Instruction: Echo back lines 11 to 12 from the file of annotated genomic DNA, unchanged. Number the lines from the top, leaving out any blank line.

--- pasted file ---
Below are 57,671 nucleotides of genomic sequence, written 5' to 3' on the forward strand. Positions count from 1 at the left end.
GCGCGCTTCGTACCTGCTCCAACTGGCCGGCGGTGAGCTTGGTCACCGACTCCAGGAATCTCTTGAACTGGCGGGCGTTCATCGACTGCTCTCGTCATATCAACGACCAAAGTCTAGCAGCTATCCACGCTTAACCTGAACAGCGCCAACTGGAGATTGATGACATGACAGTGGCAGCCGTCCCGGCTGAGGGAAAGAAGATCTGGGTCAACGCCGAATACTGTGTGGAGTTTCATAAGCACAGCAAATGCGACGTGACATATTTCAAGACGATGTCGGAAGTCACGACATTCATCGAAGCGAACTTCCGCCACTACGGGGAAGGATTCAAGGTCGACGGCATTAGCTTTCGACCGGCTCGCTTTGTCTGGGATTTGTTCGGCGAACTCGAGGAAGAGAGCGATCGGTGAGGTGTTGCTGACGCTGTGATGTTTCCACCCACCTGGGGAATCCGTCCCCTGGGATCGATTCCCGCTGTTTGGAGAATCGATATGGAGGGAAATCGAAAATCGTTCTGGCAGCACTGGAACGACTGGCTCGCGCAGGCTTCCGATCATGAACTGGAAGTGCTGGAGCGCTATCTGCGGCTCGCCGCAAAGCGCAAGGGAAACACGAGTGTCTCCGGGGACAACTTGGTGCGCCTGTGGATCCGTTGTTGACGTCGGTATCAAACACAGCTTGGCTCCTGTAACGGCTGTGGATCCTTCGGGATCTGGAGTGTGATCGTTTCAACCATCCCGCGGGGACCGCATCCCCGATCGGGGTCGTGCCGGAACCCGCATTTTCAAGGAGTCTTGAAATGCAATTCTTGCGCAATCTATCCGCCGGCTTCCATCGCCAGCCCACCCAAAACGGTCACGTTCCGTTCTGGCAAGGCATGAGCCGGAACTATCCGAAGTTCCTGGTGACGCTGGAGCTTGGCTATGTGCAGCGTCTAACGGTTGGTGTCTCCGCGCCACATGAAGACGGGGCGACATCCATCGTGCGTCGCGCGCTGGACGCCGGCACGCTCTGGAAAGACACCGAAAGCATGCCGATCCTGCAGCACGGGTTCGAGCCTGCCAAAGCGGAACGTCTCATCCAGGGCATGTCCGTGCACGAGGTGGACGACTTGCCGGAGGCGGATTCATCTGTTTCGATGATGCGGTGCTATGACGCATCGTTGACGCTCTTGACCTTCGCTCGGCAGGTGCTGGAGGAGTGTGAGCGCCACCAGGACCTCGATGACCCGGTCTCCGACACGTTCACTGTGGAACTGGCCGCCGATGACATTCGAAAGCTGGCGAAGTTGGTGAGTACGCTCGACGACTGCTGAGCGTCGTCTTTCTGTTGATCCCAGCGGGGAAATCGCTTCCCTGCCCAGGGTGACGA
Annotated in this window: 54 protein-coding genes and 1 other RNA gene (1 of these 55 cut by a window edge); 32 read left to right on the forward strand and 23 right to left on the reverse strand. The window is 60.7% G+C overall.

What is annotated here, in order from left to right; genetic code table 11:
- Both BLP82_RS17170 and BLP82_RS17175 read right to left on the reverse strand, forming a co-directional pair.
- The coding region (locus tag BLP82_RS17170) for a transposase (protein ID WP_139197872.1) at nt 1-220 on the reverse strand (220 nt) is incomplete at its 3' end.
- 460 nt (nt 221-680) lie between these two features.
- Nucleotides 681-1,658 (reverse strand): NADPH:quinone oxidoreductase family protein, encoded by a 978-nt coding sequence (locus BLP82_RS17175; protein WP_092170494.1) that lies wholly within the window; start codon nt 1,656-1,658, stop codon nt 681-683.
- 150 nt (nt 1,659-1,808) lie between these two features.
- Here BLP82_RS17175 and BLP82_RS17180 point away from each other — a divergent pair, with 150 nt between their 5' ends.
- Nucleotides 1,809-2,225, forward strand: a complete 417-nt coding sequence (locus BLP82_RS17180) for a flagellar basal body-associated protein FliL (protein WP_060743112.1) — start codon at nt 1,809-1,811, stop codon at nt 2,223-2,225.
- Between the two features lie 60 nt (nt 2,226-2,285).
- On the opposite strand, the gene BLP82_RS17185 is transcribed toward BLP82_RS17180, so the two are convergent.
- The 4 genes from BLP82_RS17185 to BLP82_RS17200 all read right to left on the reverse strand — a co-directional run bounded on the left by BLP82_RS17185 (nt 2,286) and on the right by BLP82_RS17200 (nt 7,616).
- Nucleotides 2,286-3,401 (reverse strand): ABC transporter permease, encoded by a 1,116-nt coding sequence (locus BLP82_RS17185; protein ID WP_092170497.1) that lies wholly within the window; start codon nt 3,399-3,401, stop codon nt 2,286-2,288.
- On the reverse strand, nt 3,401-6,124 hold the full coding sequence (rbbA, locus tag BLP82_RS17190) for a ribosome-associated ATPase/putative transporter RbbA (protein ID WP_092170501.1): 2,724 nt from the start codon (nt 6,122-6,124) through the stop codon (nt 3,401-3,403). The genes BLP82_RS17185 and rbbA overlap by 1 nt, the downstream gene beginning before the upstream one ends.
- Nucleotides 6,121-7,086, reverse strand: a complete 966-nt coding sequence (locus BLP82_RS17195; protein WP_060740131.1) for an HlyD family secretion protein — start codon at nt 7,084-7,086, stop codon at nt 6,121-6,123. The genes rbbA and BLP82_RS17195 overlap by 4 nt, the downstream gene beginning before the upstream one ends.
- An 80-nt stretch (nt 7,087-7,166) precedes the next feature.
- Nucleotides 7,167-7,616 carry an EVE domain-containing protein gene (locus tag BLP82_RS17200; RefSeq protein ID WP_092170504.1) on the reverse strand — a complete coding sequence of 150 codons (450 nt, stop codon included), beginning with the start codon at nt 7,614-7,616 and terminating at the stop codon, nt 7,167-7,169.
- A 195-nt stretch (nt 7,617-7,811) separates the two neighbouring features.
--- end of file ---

- Nucleotides 1,809-2,225, forward strand: a complete 417-nt coding sequence (locus BLP82_RS17180) for a flagellar basal body-associated protein FliL (protein WP_060743112.1) — start codon at nt 1,809-1,811, stop codon at nt 2,223-2,225.
- Between the two features lie 60 nt (nt 2,226-2,285).